Public Comment

Commentary: Anger and Football Hysteria

By Doug Buckwald
Friday September 14, 2007

Several of us from Save the Oaks at the Stadium took our marching trees to the Solano Stroll last weekend, and we got an overwhelmingly positive response to our “Go Green, Save the Oaks!” message. We quickly ran out of our flyers, and were repeatedly stopped by people along the way who wanted to hear the latest about the oaks campaign. We got encouraging words from across the political and demographic spectrum: young and old, male and female, local and out-of-town. Many Cal alumni joined in showing their support for our cause, and teens (who seem to be wearing a lot of tie-dye shirts these days) were by far our most enthusiastic supporters. It was very uplifting. 

There was one incident I want to mention, though. As I was passing through the crowd, an angry Cal Bears fan reached up high and snatched my “Save the Oaks” sign right out of my hands and tried to walk away with it. I was able to grab it back from him, but this seemed to make him even angrier. He stuck his face right in front of mine and yelled at me repeatedly, “Get that sign out of here!” The people in the crowd stared at him and noticed how out of control he was. I honestly thought he was about to hit me. Fortunately, he decided to walk away without any further incident. 

But this caused me to reflect on the sad fact that anger is frequently a big part of the emotional response of many sports fans—even on the collegiate level. And this anger is often purposely inflamed by rally committees and yell leaders—and sometimes even by coaches and university administrators—in the hope that it will be channeled against the current week’s hated foe. For the Cal fans, it was Tennessee last week, and soon it will be another team. But anger is a very powerful emotion to invoke, and it is difficult to manage once it has been unleashed. I witnessed how poorly some of the Cal students treated the Tennessee fans, and I was shocked by the level of verbal abuse that was directed at them—even after Tennessee had lost the game and their somber fans were heading home. What ever happened to good sportsmanship? Any true Cal supporter ought to be ashamed of these disrespectful incidents; they are a very poor reflection on the reputation of the University of California.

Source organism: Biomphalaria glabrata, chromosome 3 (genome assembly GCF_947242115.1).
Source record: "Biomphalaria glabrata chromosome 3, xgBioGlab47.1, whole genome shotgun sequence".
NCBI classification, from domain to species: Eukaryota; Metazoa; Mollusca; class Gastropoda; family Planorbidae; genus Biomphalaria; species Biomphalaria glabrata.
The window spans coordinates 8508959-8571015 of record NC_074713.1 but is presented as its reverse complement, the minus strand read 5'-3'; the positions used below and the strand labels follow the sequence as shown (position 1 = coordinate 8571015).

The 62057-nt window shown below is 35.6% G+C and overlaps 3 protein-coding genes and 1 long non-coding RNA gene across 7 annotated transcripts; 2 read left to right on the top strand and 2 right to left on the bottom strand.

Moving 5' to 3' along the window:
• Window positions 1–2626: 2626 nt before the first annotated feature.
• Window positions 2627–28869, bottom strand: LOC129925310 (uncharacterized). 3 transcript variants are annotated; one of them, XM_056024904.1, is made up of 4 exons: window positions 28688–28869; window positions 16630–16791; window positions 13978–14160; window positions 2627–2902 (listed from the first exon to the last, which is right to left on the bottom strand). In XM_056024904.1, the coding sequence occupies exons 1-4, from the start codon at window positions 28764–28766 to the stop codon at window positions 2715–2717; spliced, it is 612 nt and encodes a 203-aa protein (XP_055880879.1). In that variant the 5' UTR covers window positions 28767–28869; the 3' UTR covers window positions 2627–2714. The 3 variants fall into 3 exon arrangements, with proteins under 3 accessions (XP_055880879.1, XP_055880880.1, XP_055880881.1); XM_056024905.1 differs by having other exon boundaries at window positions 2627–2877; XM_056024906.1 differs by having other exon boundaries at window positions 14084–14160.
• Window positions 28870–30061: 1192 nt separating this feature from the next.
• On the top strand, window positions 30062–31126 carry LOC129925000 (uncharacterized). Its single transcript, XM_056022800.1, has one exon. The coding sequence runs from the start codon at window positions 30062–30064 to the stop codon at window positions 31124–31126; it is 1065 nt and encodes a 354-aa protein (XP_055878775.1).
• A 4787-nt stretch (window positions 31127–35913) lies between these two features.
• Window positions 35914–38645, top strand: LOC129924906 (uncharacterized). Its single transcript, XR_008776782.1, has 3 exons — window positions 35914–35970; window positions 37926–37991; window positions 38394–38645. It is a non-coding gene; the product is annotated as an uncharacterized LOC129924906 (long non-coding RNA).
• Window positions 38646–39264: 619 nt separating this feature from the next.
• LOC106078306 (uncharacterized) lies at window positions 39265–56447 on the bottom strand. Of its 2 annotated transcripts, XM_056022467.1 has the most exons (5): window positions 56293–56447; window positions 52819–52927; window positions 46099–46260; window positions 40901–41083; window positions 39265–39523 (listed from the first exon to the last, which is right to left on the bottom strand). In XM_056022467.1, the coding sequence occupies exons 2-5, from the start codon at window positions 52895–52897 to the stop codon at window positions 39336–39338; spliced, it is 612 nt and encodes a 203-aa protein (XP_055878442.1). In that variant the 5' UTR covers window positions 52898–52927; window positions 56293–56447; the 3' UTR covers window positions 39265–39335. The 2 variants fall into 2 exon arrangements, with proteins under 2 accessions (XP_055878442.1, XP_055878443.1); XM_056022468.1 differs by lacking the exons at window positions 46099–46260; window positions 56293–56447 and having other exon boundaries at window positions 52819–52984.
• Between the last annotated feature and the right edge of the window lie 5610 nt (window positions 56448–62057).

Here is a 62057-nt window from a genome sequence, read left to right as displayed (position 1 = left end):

Even more important, though, is this: once this anger is whipped up to a frenzy, it cannot be channeled exclusively against the opposing team; it sometimes becomes a volatile fuel added to the frustrations that some individuals experience in their everyday lives, and they act out in aggressive and dangerous ways. This is one of the aspects of the current football emphasis that is prevalent on the Cal campus, and it is important for us to consider the implications of it for our community. 

I think it would be helpful if Chancellor Robert Birgineau, Athletic Director Sandy Barbour, and Coach Jeff Tedford would address their fans publicly to encourage more civil behavior toward the guests that come to our campus—not to mention toward their fellow alumni who may feel differently from them about the appropriateness of current construction plans. It would be a step in the right direction, and it would help all of us Cal alumni and supporters feel greater pride in our team and our university. 


Doug Buckwald is a UC Berkeley graduate (1982) and a Cal Bears fan.